In the courtroom, they put Hesh in a box on a chair with a phone book on it so he could see over the sides. The man in black robes said, All right young man. Your mother says one thing and your father says another. Where would you feel more comfortable?
I don’t understand, Hesh said.
I’m asking if you’d rather live with your mother or your father. Remember there’s no wrong answer.
Well there was no right answer either, mother and father on either side with matching expressions of dreadful suspense. Hesh stuttering as the tears pushed out, until he remembered the ray gun. Sparks leapt from the barrel when you pulled the trigger, just like the one in the serial.
I’d like to live with my mother, please.
His father blanched and looked down at his hands. Hesh saw this and squirmed with shame.
III. Lt. Perth says pridefully the company is a fire brigade, meaning thrown in wherever it’s hot. But by the time they get there, anywhere, the fire’s out, only Graves Registration bagging the dead. Because the roads are unbelievably shitty. All morning you’re in the pissing rain pushing a 6×6 through the mud. In the afternoon you ride until an axle cracks or the radiator boils over. At dusk you dig holes, face streaked with red earth like a failed attempt at war paint. Meanwhile lines of refugees trudging south, women with bundles on their heads, old men bent under A-frames, children stupefied by exhaustion.
Join the Army, Nick says. See the world.
They’re in the Changnyong Sector, which doesn’t mean much as the maps are blurred, copies of copies. They drive through cindered villages, Wondong and Kyongsan and Miryang, until Hesh stops bothering with their names. He does have one of the porters, a kid they call Boom, teach him please and thank you and how to count in Korean. It’s a way of keeping sane and maybe providing an edge, like knowing a few words of Italian or Spanish back home in Queens.
But there is no edge or angle with Lt. Perth, who shouts orders from his jeep, protected by rank and poncho. Hesh fucking hates him. Perth is a skinny-armed college boy with aviator sunglasses and a puffed-out chest who clearly imagines himself as Young MacArthur. His sidearm is a .45 revolver his grandfather took to World War I. Whatever his lineage, the SOB’s last command was a Negro company, which they only give to fuckups or drunks. There’s talk by the way about desegregating the Army which Metzger says is only fair and Nick says is stupid, everybody knows colored guys can’t fight. Hesh says you don’t know the colored guys from my neighborhood and for your information the people who hate Negroes usually hate Jews too.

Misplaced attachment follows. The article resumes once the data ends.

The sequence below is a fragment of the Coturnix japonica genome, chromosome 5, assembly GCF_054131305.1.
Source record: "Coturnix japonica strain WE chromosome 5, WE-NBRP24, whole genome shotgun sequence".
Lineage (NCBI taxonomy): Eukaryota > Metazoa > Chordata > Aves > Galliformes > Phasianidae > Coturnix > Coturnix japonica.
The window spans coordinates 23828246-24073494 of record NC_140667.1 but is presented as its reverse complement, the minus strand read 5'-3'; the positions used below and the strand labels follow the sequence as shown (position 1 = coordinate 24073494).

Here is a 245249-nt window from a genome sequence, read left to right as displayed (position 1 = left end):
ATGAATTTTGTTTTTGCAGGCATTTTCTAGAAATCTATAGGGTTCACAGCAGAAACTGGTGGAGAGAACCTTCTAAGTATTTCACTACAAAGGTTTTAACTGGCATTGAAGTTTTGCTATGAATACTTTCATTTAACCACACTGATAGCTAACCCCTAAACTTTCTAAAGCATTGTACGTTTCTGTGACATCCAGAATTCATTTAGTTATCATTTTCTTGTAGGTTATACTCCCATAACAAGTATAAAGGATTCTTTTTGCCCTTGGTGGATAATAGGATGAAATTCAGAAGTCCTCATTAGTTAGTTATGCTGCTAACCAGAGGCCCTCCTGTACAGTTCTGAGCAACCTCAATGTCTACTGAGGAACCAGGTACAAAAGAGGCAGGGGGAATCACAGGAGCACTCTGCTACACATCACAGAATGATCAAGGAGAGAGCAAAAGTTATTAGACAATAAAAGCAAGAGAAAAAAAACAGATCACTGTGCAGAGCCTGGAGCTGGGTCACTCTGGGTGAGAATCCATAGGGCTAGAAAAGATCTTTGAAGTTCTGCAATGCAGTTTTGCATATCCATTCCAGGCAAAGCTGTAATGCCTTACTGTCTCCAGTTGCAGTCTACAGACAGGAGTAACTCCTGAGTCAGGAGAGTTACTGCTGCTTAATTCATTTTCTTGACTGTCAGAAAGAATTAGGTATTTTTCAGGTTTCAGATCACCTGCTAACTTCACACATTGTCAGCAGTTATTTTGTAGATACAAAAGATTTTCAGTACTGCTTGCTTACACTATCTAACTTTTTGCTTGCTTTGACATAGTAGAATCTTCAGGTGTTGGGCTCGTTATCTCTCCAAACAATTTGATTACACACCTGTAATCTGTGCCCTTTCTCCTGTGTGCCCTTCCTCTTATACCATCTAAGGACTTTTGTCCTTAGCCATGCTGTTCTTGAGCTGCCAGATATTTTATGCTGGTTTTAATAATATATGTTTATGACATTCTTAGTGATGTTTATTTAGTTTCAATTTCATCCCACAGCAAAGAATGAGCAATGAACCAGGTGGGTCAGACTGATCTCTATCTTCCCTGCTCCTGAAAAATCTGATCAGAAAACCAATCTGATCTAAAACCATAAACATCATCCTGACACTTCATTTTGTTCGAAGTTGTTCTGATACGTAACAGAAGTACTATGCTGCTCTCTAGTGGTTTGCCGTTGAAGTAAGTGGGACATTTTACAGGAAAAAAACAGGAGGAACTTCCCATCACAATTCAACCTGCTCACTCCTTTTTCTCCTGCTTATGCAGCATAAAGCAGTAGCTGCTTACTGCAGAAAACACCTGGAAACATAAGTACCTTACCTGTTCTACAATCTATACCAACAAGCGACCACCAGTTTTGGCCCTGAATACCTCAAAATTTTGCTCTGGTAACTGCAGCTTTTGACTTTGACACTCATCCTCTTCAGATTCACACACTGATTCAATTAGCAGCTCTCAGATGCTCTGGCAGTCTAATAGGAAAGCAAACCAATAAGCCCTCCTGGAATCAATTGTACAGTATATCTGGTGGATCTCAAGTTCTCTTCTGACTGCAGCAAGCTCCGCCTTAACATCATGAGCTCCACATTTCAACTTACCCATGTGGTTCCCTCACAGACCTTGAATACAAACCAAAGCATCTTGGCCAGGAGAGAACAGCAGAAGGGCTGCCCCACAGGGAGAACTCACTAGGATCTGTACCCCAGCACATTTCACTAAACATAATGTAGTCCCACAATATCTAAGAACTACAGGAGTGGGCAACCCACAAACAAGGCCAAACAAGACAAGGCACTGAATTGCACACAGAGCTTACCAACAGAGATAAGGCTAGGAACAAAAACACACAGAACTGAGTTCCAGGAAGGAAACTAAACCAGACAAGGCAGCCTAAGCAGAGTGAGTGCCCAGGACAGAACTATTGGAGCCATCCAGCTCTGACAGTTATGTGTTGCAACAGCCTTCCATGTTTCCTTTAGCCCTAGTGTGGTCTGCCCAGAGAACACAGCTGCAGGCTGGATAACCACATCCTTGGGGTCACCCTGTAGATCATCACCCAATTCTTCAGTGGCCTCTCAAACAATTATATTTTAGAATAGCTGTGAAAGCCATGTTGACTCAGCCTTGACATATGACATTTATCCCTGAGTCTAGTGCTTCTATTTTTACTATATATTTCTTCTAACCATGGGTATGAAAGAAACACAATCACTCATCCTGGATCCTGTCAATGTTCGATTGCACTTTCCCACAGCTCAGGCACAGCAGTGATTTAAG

You got a point there, says Nick.
Anyway, thank God for Sarge. Six-three, Army-issue glasses, thirty if he’s a day, Sarge can divert Perth from his truly moronic ideas, like a morale-building game of touch football against the porters. But Sarge can’t talk him out of assigning the shittiest jobs to Marx and Martinelli, and to Vega, a Mexican from Santa Fe. The misfits, Perth calls them, even though they’re all decent soldiers. Perth gives them third watch, or makes them dig slit-trench latrines, or, alongside the Korean porters, hump heavy equipment.
They march between pea-green rice paddies in the insane humidity, the insect clouds, the distant pounding artillery. Nick with the PRC-10 radio on his back, Vega cradling a .30 cal. Hesh has an ammo box, the handle bruising his palms. This in addition to their own weapons, ammunition, water, grenades, their sweat-sodden uniforms.
Vega says, Maybe you guys haven’t noticed but I think the El-Tee is a bigot.
He’s no bigot, Hesh says. He just hates kikes, wops and spics.
Nick says nothing. He’s got that sour look. Hesh saw it on the boat when that big guy tried to take his top berth, the look that says, I will destroy whoever fucks with me.
The convoy passes beneath a drooping banner—Korea Welcomes US Forces—into an abandoned village with a vague smell of night soil. Breaking for chow the men collapse into the shade of apple trees. Cabbage patches all over the place but nobody tending to them, spent ordnance on the wind, P-51s buzzing and the occasional thrilling chopper. The porters, disturbingly underweight and freakishly strong, sit to one side eating everything you give them.
I got corned beef hash, Hesh says.
Don’t leave nothing over, Nick says. There are children starving in Asia.
Hesh’s watch that night is punctuated by the pop-pop of small arms, flares descending into the hills like alien spaceships. Then the darkness is so complete he is unable to see his own hands before him. You can only listen—to whining insects and scraping foliage, every sound a potential North Korean. His good luck charm is the pocket Hebrew Bible he got before boarding the troopship. He massages it with a thumb while obsessing over all that frightens him: of getting maimed or killed, of fucking up—meaning that he’s equally afraid of dying like Marshall as he is of being the guy who accidentally killed Marshall, which he knows is kind of screwy.